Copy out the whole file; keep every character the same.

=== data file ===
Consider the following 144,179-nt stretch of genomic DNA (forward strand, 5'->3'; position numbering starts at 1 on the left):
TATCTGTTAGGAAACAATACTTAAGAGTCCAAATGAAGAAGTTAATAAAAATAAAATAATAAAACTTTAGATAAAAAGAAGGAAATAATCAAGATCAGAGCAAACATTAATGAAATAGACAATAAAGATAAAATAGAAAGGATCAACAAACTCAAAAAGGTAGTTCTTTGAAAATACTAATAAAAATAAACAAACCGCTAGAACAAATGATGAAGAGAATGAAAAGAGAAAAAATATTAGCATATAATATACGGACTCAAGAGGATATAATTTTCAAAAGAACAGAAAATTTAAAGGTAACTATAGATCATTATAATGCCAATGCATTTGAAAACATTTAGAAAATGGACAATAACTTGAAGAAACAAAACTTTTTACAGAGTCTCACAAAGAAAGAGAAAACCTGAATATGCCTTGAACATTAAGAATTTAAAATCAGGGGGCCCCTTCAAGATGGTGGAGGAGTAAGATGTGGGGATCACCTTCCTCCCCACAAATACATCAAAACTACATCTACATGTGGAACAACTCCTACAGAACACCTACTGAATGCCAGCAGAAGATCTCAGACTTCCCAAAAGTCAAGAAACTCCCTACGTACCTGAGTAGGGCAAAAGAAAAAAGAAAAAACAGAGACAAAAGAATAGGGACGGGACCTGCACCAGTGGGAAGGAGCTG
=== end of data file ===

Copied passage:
Consider the following 144,179-nt stretch of genomic DNA (forward strand, 5'->3'; position numbering starts at 1 on the left):
TATCTGTTAGGAAACAATACTTAAGAGTCCAAATGAAGAAGTTAATAAAAATAAAATAATAAAACTTTAGATAAAAAGAAGGAAATAATCAAGATCAGAGCAAACATTAATGAAATAGACAATAAAGATAAAATAGAAAGGATCAACAAACTCAAAAAGGTAGTTCTTTGAAAATACTAATAAAAATAAACAAACCGCTAGAACAAATGATGAAGAGAATGAAAAGAGAAAAAATATTAGCATATAATATACGGACTCAAGAGGATATAATTTTCAAAAGAACAGAAAATTTAAAGGTAACTATAGATCATTATAATGCCAATGCATTTGAAAACATTTAGAAAATGGACAATAACTTGAAGAAACAAAACTTTTTACAGAGTCTCACAAAGAAAGAGAAAACCTGAATATGCCTTGAACATTAAGAATTTAAAATCAGGGGGCCCCTTCAAGATGGTGGAGGAGTAAGATGTGGGGATCACCTTCCTCCCCACAAATACATCAAAACTACATCTACATGTGGAACAACTCCTACAGAACACCTACTGAATGCCAGCAGAAGATCTCAGACTTCCCAAAAGTCAAGAAACTCCCTACGTACCTGAGTAGGGCAAAAGAAAAAAGAAAAAACAGAGACAAAAGAATAGGGACGGGACCTGCACCAGTGGGAAGGAGCTG